HNoMS Eidsvold, or Panserskipet Eidsvold in Norwegian, was a coastal defence ship and the lead ship of her class, serving in the Royal Norwegian Navy. Built by Armstrong Whitworth at Newcastle on Tyne in 1899, she was obsolete when sunk by German torpedoes in Narvik harbour on 9 April 1940 during the German invasion of Norway (Operation Weserübung).
It was intended to augment the Norwegian Panserskip fleet with the two ships of the Bjørgvin class, ordered in 1912, but after these were confiscated by the British Royal Navy at the outbreak of World War I, the Eidsvold class and the older, two ship strong, Tordenskjold class was forced to soldier on long after they were obsolete.
Since the Germans had orders to occupy Norway peacefully if at all possible, the German destroyer Wilhelm Heidkamp stopped, and signalled Eidsvold that it would send an officer to negotiate. From a distance of about 200 metres, a small launch ferried Korvettenkapitän Gerlach over to Eidsvold. Gerlach and a signalman were received on the aft deck of Eidsvold by the second in command, and were taken to the bridge to speak to captain Willoch. At the same time, the gun crews aboard Eidsvold kept the German destroyer in their sights, both the 21 cm guns and the 15 cm guns. Due to the short distance, the trajectory of the shells would have been flat, making it hard not to hit the thinly armoured vessel.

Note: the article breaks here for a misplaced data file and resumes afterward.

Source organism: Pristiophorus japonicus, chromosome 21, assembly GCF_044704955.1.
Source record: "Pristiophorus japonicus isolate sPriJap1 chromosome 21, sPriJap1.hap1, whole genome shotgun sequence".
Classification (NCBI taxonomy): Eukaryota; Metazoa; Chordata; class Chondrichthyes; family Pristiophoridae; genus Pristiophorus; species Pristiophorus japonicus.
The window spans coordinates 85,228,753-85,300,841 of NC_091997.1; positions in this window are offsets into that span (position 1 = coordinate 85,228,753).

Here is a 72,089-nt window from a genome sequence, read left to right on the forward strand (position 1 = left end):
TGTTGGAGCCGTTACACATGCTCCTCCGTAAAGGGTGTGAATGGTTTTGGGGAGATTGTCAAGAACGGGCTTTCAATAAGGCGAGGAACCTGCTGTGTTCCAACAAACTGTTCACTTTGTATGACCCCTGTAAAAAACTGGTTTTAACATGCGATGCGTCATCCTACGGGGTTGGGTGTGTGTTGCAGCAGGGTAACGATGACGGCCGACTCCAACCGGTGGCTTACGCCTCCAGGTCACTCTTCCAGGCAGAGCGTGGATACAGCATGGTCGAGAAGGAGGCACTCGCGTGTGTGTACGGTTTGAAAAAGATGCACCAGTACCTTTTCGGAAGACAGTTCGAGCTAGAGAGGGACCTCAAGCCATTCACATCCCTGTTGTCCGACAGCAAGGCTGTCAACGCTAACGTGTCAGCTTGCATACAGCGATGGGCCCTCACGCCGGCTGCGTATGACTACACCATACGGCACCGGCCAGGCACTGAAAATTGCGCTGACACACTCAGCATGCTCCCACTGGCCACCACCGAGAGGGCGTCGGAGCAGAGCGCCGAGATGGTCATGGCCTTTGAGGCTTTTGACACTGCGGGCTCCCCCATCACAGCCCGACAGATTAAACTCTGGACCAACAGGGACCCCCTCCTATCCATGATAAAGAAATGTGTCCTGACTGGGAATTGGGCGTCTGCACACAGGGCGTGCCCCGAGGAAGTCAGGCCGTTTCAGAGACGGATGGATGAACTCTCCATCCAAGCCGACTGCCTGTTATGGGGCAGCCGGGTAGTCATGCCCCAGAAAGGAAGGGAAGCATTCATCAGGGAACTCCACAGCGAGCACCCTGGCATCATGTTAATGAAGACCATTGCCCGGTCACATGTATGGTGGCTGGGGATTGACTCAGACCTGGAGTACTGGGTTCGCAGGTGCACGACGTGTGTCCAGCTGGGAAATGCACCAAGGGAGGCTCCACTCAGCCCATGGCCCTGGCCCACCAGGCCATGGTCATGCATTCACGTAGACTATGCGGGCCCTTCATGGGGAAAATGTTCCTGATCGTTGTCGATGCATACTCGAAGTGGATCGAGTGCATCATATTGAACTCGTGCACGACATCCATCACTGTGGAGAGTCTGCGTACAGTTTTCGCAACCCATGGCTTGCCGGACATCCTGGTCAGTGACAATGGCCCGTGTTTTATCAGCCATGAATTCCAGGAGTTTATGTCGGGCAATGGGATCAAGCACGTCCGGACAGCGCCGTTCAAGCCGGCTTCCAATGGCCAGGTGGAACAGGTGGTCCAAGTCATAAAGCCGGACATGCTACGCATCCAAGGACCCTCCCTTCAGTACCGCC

At the bridge, Gerlach tried to convince Willoch that the Germans had arrived as friends, and that Willoch should surrender his ship peacefully. Willoch countered by pointing out that he was bound by duty to resist, but did ask for a ten minutes break to consider the matter. However, instead of considering surrender, Willoch used this time to contact his superiors, as well as the captain of Norge, informing them of his intent to attack the German forces. While this was going on, another German destroyer had crossed behind Eidsvold and took up a position 700 meters from the vessel, ready to fire her torpedoes.
Gerlach tried once again to convince Willoch to surrender, but was turned down a second time. As he left the deck of Eidsvold, he fired a red flare, indicating that the Norwegians wished to fight. At this point, Captain Willoch hurried towards the bridge, while shouting "På plass ved kanonene. Nå skal vi slåss, gutter!" ("Man the guns. We're gonna fight, boys!"). Eidsvold turned towards the closest destroyer and accelerated, while the battery commander ordered the port battery (three 15 cm guns) to open fire. However, the Germans - afraid Eidsvold might ram the destroyer - fired four torpedoes at the old coastal defence ship.
Two or three of the torpedoes hit before the port guns could fire, according to Norwegian sources: one under the rear turret, one midship and one in the bow. It is likely that the torpedoes ignited one of the magazines aboard, because Eidsvold was blown in two and sunk in seconds, propellers still turning. Only six of the crew were rescued, while 175 died in the freezing water.